I promised in T40Phil: v. 1, that I’d do more rock and hip-hop for the Volume 2, so let’s do one of the only rap songs you will hear on rock radio: Cypress Hill’s “Insane in the Brain,” from 1993.
This is another one of those songs that never went #1 but has become part of the culture to a much deeper extent than most songs that do go #1. One reason for its impact has been its popularity on “modern rock” stations — i.e., the ones that play music “from 90s grunge to the present.” Why it was accepted by rock stations and fans, when the song is most definitely rap, not rock, is a mystery to me.
I suspect, however, that what we have here is a case of musical acceptance/rejection and genre-definition depending on personality, reputation, and culture more than the music itself. Cypress Hill have done rap rock and — even though they repeatedly refer to themselves using the n-word in the song — they (like the other two rap groups whose songs get played on modern rock stations) are not black. Perhaps this made made it “okay” for usually-white rock fans to listen to them. Rage Against the Machine’s “Killing in the Name” had come out the year before, furthermore, and I suspect this also paved the way.
However, I may just have too low an opinion of the early-90s “typical music fan’s” comfort with cross-cultural music-listening. Maybe there’s nothing surprising at all about “Insane in the Brain”‘s achievement of classic status on modern rock radio. I’m certainly glad it did, because it’s a great song.
But enough historical/cultural speculation. To the philosophy!
The lyrics that everyone remembers from this song are from the chorus:
Insane in the membrane
Insane in the brain . . .
Crazy insane, got no brain.
It’s worth noting that this makes no sense.
First, a membrane can’t be insane or house insanity.
Second, brains are not membranes.
Third, you can’t be “insane in the brain” if you’ve “got no brain.”
Then again, the fact that this makes no sense fits perfectly with the theme of the song, and thus can be taken as confirmation of the song’s main thesis: the guys in Cypress Hill are crazy.
A second thing that’s worth noting is the attribution of insanity to having a particular brain, in one line, and to having no brain at all, in another. Even though this is self-contradictory, it does match the way we talk. To explain a senseless/insane/irrational action, we say both that the person who performed it is “sick in the head” and that the person is “brainless” or has “lost his mind.”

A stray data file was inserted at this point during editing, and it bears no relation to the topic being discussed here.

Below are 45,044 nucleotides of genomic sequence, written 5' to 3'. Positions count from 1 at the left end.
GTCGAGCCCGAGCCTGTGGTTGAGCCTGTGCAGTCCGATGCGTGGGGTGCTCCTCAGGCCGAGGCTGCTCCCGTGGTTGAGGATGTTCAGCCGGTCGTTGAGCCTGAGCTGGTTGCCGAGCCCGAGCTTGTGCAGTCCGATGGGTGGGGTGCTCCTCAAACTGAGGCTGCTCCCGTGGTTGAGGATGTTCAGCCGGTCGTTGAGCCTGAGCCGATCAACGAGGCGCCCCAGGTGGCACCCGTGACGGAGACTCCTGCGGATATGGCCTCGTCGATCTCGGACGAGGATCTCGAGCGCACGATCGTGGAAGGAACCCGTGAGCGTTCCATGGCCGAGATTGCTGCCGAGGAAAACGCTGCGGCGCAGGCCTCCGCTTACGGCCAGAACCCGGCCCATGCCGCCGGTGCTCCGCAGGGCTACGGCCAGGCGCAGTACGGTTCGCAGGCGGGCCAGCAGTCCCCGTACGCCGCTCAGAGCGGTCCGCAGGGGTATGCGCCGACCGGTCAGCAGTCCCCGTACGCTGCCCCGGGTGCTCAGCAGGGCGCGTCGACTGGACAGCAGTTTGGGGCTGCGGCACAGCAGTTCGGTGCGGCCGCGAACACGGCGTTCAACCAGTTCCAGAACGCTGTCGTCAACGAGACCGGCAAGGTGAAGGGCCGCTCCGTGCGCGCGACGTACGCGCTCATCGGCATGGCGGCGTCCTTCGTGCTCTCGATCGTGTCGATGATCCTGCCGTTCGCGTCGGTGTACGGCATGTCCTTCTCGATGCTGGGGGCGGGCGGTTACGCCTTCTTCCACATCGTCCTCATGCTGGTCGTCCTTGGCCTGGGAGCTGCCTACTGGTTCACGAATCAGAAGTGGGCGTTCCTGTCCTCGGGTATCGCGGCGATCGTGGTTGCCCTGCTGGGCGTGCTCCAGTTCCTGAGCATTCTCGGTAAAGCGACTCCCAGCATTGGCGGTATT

We usually think it’s better to be brainless than sick in the head, however. If you’re brainless, you are ignorant, flighty, and dumb. If you’re sick in the head, however, you’re evil and possibly very intelligent (and thus dangerous). Homer Simpson is brainless. The Joker is sick in the head.
Notice, however, that people often claim that people who are deeply evil “lack empathy,” or are “unable to feel for others.” Having no brain is less frightening to us than having a sick brain, but having no emotions might be more frightening that having the wrong ones.
(Speaking of having no emotions, why aren’t Star Trek’s Vulcans frightening to us, like “sociopaths” are?)
In any case, when people do something senseless, we attribute this to there being something wrong with them. But there are two different ways in which something can be wrong with you. You can either lack something you should have (e.g., you can be brainless or lack emotion) or what you have can be “messed up” or “out of order” (e.g., you can be insane in the brain or have messed up emotions).
In St. Augustine’s On Free Choice of the Will, evil is said to be an absence of good, but evil is also said to be caused by a disordered will. In other words, the lack of one thing is caused by another thing’s being messed up. And — when you think about it — you could see “having a messed up x” as “lacking a proper x.” If you have a sick brain, you have an absence of a healthy brain.
In “Insane in the Brain,” both being messed up and lacking are seen as physical issues. It is the brain that is insane or missing — and because the brain has a problem (or is missing) the person is himself insane. Is this the right view? Is insanity a matter of matter (of the physical brain) — some people, on a related note, believe depression is a matter of the immune system, while others would say depression belongs to the body as a whole — or is insanity a matter of mind/soul?